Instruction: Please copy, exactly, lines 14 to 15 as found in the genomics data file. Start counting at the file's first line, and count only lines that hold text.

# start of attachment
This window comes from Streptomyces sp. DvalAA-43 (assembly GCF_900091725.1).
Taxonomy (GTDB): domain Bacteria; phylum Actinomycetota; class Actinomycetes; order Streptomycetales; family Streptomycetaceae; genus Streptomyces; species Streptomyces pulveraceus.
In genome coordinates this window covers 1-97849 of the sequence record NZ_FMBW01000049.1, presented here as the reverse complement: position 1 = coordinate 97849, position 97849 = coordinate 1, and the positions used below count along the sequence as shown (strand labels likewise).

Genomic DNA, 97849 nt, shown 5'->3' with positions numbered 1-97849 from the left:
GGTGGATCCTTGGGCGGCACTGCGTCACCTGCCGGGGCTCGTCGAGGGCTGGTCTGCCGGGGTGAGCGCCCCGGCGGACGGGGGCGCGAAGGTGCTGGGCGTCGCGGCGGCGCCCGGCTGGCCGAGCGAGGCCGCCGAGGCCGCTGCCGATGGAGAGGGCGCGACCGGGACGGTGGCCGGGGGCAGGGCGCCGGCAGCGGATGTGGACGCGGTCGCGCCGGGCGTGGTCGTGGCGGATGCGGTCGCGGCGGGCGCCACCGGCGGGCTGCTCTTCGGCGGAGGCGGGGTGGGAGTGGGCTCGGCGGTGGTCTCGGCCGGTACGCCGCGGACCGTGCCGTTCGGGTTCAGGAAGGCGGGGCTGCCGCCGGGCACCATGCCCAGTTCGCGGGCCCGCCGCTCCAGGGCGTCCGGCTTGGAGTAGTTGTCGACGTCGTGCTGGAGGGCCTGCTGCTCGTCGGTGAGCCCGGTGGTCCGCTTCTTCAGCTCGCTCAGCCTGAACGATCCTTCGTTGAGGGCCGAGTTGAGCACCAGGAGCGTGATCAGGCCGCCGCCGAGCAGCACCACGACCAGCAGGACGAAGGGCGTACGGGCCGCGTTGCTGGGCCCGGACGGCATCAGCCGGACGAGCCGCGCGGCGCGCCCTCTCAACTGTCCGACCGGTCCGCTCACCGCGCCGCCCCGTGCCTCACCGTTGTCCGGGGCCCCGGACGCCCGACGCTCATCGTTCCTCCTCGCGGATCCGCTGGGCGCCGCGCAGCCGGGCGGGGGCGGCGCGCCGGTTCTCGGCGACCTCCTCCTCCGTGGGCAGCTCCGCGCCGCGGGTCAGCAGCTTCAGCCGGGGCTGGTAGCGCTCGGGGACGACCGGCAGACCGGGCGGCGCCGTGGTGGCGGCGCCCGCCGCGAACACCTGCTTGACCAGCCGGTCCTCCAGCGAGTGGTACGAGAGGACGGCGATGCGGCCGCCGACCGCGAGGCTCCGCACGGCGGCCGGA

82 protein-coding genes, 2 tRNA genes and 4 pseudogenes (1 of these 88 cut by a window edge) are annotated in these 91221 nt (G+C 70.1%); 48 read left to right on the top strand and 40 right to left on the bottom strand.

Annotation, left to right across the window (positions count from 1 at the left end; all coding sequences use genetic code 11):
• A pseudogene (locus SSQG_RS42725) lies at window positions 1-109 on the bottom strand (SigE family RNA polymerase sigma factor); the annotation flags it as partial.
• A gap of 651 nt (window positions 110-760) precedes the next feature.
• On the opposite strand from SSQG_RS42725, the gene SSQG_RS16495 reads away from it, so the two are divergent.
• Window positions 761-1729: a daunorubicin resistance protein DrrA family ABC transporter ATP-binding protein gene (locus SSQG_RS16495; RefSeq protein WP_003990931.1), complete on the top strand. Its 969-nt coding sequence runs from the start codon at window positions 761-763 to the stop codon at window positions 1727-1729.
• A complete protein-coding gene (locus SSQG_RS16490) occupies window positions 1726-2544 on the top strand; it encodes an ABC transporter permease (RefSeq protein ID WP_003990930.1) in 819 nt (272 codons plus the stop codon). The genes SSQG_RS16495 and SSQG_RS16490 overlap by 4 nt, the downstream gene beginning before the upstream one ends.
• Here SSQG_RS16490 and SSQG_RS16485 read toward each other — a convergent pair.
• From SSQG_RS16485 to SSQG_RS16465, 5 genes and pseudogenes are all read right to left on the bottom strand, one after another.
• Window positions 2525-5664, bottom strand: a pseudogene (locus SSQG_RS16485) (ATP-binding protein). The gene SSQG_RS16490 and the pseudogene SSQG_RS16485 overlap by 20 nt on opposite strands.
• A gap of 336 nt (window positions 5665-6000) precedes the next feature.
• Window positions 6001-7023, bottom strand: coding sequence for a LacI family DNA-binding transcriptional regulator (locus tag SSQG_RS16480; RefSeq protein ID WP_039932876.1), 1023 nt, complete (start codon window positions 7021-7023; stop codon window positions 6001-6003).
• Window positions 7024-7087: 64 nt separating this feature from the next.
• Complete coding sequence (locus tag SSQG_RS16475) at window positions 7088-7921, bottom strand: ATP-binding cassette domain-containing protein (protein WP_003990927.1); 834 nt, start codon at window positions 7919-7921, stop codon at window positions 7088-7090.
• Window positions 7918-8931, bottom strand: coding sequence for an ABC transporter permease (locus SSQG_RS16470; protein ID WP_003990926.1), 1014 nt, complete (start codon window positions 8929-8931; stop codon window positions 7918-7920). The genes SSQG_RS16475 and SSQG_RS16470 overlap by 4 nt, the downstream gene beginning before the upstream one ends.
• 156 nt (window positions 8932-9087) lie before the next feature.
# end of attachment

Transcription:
• From SSQG_RS16485 to SSQG_RS16465, 5 genes and pseudogenes are all read right to left on the bottom strand, one after another.
• Window positions 2525-5664, bottom strand: a pseudogene (locus SSQG_RS16485) (ATP-binding protein). The gene SSQG_RS16490 and the pseudogene SSQG_RS16485 overlap by 20 nt on opposite strands.